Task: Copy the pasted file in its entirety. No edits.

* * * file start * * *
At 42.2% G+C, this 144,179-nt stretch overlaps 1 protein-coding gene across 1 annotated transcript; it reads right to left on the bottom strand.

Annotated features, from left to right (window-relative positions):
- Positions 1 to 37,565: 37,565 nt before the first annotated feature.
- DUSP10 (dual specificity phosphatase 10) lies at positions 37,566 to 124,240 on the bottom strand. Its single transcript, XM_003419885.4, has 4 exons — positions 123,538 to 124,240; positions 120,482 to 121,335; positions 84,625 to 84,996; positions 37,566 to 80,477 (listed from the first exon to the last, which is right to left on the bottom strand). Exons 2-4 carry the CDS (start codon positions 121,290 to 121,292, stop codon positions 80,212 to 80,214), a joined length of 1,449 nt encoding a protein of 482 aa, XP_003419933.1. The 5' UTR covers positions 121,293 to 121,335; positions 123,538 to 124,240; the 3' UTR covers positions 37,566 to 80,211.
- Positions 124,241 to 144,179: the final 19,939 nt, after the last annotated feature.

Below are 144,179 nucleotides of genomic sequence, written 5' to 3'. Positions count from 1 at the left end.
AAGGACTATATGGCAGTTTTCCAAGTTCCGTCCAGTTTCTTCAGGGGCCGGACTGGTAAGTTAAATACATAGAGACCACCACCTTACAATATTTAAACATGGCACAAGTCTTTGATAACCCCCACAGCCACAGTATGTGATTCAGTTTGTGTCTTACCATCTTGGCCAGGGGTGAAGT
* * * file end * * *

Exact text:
At 42.2% G+C, this 144,179-nt stretch overlaps 1 protein-coding gene across 1 annotated transcript; it reads right to left on the bottom strand.

Annotated features, from left to right (window-relative positions):
- Positions 1 to 37,565: 37,565 nt before the first annotated feature.
- DUSP10 (dual specificity phosphatase 10) lies at positions 37,566 to 124,240 on the bottom strand. Its single transcript, XM_003419885.4, has 4 exons — positions 123,538 to 124,240; positions 120,482 to 121,335; positions 84,625 to 84,996; positions 37,566 to 80,477 (listed from the first exon to the last, which is right to left on the bottom strand). Exons 2-4 carry the CDS (start codon positions 121,290 to 121,292, stop codon positions 80,212 to 80,214), a joined length of 1,449 nt encoding a protein of 482 aa, XP_003419933.1. The 5' UTR covers positions 121,293 to 121,335; positions 123,538 to 124,240; the 3' UTR covers positions 37,566 to 80,211.
- Positions 124,241 to 144,179: the final 19,939 nt, after the last annotated feature.

Below are 144,179 nucleotides of genomic sequence, written 5' to 3'. Positions count from 1 at the left end.
AAGGACTATATGGCAGTTTTCCAAGTTCCGTCCAGTTTCTTCAGGGGCCGGACTGGTAAGTTAAATACATAGAGACCACCACCTTACAATATTTAAACATGGCACAAGTCTTTGATAACCCCCACAGCCACAGTATGTGATTCAGTTTGTGTCTTACCATCTTGGCCAGGGGTGAAGT